In June of 2014, Yong Juan “Maggie” Zhao tried to prevent the birth injury that has left her son Steven disabled and unable to participate in the types of activities that other five-year-olds take for granted. But her obstetrician, Dr. Paul Cruz, refused to provide Zhao with the cesarean section that she requested. The result was a permanent injury to Steven’s brachial plexus that has left him largely unable to use his right arm.
The birth injury that Steven suffered occurred at a federally supported clinic. The infant, who weighed more than 11 pounds when he was born, was Mrs. Zhao’s second child. Her first child was also what is referred to as macrosomic — meaning that their birth weight was more than 8 pounds, ten ounces — and that put her at risk for having a second very large child. Despite this the physician insisted upon a vaginal delivery, apparently believing that since Mrs. Zhao had successfully delivered the first time then she would again for Steven’s delivery. The child’s shoulders became stuck in the vaginal canal for nine minutes, tearing the nerves flowing from the neck to the spinal cord.
Judge Says Birth Injury Caused by Treatment Falling Below Standard of Care
The birth injury trial was heard by U.S. District Judge Nancy J. Rosenstengel, who said that the “clear risk” of Mrs. Zhao delivering another large child meant that the standard of care required greater attention. “Contrary to the government’s argument, the standard of care did not allow Dr. Cruz to simply assume that because Mrs. Zhao previously delivered a macrosomic baby that she could do so again this time without complications,” she said.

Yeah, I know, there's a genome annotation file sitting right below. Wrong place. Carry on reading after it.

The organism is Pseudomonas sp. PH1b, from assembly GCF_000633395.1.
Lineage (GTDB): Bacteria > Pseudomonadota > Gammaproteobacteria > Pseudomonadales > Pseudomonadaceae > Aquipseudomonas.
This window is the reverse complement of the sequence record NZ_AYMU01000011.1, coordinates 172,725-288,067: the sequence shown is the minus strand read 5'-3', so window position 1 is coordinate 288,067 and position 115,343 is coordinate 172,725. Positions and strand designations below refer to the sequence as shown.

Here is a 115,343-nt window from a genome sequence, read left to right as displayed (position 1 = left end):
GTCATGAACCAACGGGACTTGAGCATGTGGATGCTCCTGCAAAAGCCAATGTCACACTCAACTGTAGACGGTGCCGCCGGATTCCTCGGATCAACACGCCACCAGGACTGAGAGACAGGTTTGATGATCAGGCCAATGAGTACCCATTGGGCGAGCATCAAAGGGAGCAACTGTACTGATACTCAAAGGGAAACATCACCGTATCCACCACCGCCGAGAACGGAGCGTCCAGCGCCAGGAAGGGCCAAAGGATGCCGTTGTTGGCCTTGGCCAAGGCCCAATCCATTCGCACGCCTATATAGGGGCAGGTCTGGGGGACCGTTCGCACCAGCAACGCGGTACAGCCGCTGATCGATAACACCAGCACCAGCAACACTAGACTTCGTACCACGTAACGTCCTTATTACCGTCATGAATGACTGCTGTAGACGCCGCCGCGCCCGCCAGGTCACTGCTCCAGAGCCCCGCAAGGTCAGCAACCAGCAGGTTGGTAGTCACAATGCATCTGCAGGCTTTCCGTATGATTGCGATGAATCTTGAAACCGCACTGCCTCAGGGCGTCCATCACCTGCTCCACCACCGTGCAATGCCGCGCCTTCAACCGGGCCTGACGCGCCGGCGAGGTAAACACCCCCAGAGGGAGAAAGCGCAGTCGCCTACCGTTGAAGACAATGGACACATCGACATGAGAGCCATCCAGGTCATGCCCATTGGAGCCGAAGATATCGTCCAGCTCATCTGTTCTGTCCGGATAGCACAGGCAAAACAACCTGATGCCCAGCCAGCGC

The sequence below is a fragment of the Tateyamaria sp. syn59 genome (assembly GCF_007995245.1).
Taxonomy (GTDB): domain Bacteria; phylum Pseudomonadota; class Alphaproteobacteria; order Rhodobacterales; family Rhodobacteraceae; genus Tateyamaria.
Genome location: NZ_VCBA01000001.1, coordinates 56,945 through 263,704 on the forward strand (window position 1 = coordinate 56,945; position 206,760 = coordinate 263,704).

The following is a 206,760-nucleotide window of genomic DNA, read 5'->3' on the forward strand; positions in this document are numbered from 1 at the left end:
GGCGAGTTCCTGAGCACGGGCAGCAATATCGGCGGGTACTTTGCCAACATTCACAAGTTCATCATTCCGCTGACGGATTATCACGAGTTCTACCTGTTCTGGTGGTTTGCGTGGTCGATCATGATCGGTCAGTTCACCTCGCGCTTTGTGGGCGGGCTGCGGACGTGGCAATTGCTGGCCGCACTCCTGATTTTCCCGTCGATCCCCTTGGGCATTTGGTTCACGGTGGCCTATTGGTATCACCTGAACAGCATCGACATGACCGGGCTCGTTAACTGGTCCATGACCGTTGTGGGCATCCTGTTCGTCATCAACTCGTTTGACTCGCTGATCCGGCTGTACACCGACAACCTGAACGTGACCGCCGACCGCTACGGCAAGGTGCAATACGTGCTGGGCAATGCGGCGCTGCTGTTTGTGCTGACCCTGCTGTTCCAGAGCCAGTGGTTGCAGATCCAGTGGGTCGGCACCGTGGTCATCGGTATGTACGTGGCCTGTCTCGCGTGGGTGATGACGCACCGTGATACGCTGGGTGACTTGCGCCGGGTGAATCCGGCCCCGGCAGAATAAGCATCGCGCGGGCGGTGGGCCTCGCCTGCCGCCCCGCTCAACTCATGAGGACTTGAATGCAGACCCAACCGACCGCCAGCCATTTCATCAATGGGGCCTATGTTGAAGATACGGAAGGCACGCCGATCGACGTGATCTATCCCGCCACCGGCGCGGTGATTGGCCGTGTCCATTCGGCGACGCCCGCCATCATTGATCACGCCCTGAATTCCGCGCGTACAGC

In addition to refusing to provide a cesarean section, the judge said that physician also failed to use the right tools to allow for accurate estimation of the infant’s weight. “If an ultrasound had been ordered at one of the final prenatal visits — or even when Mrs. Zhao presented in labor — everything that happened to Steven (and Mrs. Zhao, for that matter) could have been avoided. It simply may have never happened,” the judge said. The judge awarded the family $65,000 for medical expenses already incurred, $80,000 for future medical expenses, $2.6 million for future lost earnings, $1.5 million for permanent disfigurement, $2 million for pain suffering and emotional distress; and $2 million for loss of normal life.